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Ron H. wrote:

*> > Ronald Lee (2000) "The Lee-Carter Method for Forecasting Mortality,
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*> > with Various Extensions and Applications" North
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*> > American Actuarial Journal v.4, n.1 (January) pp.80-93. >>
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*>
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*>Here is a link I found: <A HREF="http://www.soa.org/pubs/naaj.html">North
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*>American Actuarial Journal</A>
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*>http://www.soa.org/pubs/naaj.html
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*>Is this of any use.
*

It at least gives the abstract, at http://www.soa.org/pubs/naaj00_01.html

The Lee-Carter Method for Forecasting Mortality, with

Various Extensions and Applications

Ronald Lee*

In 1992, Lee and Carter published a new method for long-run forecasts of the

level and age pattern of mortality, based on a combination of statistical

time series methods and a simple approach to dealing with the age

distribution of mortality. The method describes the log of a time series of

age-specific death rates as the sum of an age-specific component that is

independent of time and another component that is the product of a

time-varying parameter reflecting the general level of mortality, times an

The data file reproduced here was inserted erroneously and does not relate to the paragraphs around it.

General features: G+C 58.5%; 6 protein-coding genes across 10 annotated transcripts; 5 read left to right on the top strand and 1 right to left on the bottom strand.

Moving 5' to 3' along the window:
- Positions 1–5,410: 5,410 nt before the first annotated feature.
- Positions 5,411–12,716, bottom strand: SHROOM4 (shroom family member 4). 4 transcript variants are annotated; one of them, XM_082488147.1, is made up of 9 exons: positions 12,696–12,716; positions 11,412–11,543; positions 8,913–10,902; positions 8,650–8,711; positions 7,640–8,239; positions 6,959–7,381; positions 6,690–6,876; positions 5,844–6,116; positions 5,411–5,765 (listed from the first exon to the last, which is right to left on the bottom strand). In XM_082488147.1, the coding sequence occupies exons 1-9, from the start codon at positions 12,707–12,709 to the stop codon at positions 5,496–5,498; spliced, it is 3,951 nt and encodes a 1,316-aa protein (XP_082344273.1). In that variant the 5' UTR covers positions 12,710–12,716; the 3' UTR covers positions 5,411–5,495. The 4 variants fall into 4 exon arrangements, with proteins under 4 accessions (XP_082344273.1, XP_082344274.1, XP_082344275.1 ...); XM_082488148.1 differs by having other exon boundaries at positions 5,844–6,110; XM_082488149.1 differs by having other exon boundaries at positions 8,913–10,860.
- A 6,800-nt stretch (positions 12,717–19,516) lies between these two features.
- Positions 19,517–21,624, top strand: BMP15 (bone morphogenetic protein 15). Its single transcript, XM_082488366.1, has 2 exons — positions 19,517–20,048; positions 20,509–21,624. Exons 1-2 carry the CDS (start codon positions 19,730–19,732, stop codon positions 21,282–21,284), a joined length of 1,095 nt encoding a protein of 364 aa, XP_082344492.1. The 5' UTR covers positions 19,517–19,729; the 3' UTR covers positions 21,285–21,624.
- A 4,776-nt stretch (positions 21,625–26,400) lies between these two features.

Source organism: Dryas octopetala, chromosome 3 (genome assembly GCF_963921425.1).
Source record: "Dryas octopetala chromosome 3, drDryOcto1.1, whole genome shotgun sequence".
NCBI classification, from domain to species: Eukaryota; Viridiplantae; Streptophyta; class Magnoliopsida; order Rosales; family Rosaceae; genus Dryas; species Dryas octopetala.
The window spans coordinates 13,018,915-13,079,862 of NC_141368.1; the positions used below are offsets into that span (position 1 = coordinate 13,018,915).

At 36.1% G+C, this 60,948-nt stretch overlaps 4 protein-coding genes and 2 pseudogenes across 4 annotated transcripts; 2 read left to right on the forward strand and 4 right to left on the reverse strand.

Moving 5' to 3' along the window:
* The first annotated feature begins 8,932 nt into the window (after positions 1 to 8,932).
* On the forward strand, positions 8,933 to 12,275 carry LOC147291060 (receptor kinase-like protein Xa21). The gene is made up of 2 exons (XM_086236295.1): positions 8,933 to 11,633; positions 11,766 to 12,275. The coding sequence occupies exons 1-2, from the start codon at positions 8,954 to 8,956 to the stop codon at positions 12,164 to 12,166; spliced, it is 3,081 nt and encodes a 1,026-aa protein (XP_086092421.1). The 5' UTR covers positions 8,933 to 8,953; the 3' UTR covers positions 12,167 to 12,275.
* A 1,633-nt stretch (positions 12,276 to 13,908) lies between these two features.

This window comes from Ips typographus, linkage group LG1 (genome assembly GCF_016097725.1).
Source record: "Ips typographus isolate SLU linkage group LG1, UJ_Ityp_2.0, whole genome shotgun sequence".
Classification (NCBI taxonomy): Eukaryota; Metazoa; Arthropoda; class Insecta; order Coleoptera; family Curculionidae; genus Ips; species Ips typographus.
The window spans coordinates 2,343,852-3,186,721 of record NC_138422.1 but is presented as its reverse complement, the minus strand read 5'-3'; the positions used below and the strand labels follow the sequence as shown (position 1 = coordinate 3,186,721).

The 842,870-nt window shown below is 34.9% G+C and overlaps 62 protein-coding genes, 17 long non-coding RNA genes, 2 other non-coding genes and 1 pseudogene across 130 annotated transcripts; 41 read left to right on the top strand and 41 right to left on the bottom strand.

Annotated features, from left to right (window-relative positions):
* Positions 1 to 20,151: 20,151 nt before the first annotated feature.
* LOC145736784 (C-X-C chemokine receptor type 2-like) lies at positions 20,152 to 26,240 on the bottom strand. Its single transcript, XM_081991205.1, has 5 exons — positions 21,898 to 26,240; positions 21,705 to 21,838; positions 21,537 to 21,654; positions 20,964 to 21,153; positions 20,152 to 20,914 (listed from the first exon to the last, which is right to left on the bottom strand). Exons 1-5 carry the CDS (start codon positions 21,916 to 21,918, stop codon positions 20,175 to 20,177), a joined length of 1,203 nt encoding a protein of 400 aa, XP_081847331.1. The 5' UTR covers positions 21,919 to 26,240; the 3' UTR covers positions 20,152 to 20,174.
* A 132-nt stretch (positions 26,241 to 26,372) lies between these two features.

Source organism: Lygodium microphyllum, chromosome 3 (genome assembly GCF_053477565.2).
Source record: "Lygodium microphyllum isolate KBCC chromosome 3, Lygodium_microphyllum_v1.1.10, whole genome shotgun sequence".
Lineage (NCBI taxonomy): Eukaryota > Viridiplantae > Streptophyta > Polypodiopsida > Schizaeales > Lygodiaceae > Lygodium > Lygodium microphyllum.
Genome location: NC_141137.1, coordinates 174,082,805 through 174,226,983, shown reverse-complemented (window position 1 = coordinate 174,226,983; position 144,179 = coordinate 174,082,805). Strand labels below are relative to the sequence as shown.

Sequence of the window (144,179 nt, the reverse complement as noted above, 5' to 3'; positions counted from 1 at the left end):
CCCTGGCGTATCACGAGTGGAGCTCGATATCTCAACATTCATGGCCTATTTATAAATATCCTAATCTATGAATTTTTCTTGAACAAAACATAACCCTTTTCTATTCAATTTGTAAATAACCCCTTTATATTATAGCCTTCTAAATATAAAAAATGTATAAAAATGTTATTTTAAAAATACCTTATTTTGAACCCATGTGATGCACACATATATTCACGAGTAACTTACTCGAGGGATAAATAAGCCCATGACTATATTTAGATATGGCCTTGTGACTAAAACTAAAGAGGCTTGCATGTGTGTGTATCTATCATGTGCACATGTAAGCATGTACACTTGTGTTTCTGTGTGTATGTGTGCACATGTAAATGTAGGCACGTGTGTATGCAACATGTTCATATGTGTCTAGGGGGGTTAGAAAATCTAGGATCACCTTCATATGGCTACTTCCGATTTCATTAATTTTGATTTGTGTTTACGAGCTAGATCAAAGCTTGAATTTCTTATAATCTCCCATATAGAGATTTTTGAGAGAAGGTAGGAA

age-specific component that represents how rapidly or slowly mortality at

each age varies when the general level of mortality changes. This model is

fit to historical data. The resulting estimate of the time-varying parameter

is then modeled and forecast as a stochastic time series using standard

methods. From this forecast of the general level of mortality, the actual

age-specific rates are derived using the estimated age effects. The

forecasts of the various life table functions have probability

distributions, so probability intervals can be calculated for each variable

and for summary measures such as life expectancy. The projected gain in life

expectancy from 1989 to 1997 matches the actual gain very closely and is

nearly twice the gain projected by the Social Security Administration's

Office of the Actuary. This paper describes the basic Lee-Carter method and

discusses the forecasts to which it has led. It then discusses extensions,

applications, and methodological improvements that have been made in recent

years; considers shortcomings of the method; and briefly describes how it

has been used as a component of more general stochastic population

projections and stochastic forecasts of the finances of the U.S. Social

Security system.

Robin Hanson rhanson@gmu.edu http://hanson.gmu.edu

Asst. Prof. Economics, George Mason University

MSN 1D3, Carow Hall, Fairfax VA 22030

703-993-2326 FAX: 703-993-2323

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